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Are Mobile Devices the Leading Target for Fraudsters?

DataVisor Threat Blog

By Claire Zhou January 9, 2019

Photo of Claire Zhou

about Claire Zhou
Claire is a Product Marketing Manager at DataVisor with over 5 years of marketing experience in security and fin-tech. She is passionate about empowering enterprise customers with AI-based solutions. Her expertise spans data analytics, cybersecurity, and fraud prevention. Claire has an MBA from UCLA.

65% of fraudulent transactions involved a mobile browser or mobile app, according to an RSA report in Q1 2018. Fraudsters are constantly finding ways to commit fraud through the mobile channel and they are attacking industries including financial services, marketplaces, social commerce and gaming with more sophisticated techniques. The key point of vulnerability is at the user acquisition stage, such as app install and new account creation stage. This post highlights four ways fraudsters target mobile devices and how business can detect and prevent mobile frauds.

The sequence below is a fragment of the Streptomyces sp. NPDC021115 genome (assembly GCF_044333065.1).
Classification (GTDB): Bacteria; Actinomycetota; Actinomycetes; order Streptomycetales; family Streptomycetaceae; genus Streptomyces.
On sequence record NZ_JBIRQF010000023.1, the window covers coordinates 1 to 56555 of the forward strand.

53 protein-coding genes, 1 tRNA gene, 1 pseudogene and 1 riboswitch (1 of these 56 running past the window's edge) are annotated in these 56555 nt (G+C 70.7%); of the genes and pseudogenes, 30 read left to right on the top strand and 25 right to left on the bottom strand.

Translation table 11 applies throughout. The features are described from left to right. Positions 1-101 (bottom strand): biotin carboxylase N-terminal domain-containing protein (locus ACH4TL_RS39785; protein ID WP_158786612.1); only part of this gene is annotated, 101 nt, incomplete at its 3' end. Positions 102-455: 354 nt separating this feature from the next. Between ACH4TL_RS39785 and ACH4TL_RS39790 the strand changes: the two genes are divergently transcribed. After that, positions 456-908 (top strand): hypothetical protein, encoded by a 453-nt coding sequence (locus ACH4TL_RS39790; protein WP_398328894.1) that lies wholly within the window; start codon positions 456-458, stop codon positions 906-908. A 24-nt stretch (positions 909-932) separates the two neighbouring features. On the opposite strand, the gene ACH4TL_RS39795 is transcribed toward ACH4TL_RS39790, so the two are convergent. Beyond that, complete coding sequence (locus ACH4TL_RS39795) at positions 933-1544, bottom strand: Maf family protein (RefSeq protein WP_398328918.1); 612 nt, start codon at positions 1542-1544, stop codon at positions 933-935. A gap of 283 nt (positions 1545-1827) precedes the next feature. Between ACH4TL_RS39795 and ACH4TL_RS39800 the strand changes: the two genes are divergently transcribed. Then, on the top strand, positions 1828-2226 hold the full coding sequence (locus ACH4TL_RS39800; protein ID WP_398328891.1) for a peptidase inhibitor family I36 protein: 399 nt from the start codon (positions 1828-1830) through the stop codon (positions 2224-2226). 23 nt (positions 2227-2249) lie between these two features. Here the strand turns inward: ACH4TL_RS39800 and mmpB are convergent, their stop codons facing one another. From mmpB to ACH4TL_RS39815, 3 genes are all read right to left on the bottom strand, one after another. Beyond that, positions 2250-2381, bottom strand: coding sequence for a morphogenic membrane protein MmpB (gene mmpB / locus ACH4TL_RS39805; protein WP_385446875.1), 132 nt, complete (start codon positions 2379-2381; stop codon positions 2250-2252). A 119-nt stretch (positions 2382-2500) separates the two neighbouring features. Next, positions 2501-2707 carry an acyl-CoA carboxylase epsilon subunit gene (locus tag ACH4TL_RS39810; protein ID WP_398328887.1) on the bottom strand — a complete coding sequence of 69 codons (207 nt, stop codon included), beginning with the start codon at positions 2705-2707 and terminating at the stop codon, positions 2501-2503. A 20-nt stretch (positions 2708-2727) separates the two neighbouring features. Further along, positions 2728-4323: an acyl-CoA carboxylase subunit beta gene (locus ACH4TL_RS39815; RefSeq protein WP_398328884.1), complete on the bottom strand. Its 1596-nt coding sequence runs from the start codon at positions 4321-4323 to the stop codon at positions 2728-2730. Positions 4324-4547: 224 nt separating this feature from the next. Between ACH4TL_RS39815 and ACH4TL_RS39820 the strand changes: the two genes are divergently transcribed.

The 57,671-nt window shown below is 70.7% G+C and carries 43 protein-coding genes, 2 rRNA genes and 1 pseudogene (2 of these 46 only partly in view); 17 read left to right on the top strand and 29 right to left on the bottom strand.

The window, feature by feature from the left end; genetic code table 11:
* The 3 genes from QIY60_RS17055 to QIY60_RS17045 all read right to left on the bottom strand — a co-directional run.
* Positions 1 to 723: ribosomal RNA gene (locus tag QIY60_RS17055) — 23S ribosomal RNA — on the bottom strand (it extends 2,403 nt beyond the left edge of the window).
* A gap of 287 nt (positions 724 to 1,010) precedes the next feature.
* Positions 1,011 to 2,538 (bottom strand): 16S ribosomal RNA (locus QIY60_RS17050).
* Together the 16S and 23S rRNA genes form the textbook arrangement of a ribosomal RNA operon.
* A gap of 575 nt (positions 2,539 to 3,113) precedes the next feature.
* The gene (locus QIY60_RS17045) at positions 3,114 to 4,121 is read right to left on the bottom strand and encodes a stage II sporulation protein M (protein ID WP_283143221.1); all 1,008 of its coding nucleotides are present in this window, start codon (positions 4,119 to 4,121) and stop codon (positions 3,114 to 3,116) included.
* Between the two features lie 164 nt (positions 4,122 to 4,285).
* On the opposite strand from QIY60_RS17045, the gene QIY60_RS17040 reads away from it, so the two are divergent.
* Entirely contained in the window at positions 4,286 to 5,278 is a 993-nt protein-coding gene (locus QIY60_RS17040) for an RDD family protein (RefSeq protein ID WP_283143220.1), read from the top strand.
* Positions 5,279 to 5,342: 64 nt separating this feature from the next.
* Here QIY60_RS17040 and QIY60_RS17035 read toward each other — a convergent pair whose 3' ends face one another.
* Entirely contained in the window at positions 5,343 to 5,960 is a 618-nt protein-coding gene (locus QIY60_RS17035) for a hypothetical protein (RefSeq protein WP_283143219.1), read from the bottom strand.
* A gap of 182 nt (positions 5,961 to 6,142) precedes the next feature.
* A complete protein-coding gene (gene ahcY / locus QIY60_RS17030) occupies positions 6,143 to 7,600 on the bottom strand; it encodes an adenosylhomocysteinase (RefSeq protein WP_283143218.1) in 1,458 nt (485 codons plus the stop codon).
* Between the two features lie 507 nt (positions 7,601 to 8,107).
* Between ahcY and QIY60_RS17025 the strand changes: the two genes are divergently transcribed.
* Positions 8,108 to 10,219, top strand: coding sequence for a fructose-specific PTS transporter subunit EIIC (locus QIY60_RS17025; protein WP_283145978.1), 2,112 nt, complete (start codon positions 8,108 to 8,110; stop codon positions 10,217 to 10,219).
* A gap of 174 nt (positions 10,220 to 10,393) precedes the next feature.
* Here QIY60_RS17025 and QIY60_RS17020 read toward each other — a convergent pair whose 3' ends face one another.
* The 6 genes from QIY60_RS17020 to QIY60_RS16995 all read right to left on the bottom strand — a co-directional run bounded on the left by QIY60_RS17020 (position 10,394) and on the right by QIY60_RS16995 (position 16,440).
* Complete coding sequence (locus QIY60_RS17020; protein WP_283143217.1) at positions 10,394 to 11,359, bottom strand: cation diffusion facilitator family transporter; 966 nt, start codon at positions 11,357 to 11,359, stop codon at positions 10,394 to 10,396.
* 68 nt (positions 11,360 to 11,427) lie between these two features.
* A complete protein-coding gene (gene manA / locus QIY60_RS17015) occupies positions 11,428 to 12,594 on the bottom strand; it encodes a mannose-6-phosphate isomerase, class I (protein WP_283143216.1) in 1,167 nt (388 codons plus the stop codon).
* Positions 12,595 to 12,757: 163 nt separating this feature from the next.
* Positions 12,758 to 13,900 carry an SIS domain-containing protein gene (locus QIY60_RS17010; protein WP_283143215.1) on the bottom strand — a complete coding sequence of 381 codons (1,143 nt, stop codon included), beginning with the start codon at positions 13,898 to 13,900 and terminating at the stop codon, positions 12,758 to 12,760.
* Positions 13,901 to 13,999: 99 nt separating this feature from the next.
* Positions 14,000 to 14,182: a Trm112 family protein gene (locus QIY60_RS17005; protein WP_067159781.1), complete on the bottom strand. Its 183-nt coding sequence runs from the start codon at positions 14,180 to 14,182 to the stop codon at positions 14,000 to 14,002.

User Acquisition Fraud, a Growing Problem for App Developers

When fraudsters trick advertisers into spending money on fake users and fraudulent traffic, it is referred to as “user acquisition (UA) fraud.” UA fraud usually involves fraudsters generating fake downloads and app installs using automated tools. Many fraudsters create install farms, large groups of mobile devices and cheap labor that generate activities to emulate legitimate users. These activities often include installing and opening apps, resetting Device IDs, clicking on mobile ads, and changing IP addresses.

Orchestrated attacks using install farms allow bad actors to generate massive volumes of simulated installs which gets them huge payouts from ad networks. Their attack patterns are also constantly evolving, making it hard to detect if only relying on historical data. Business should find a solution that can catch unknown attacks and is capable of large-scale fraud detection.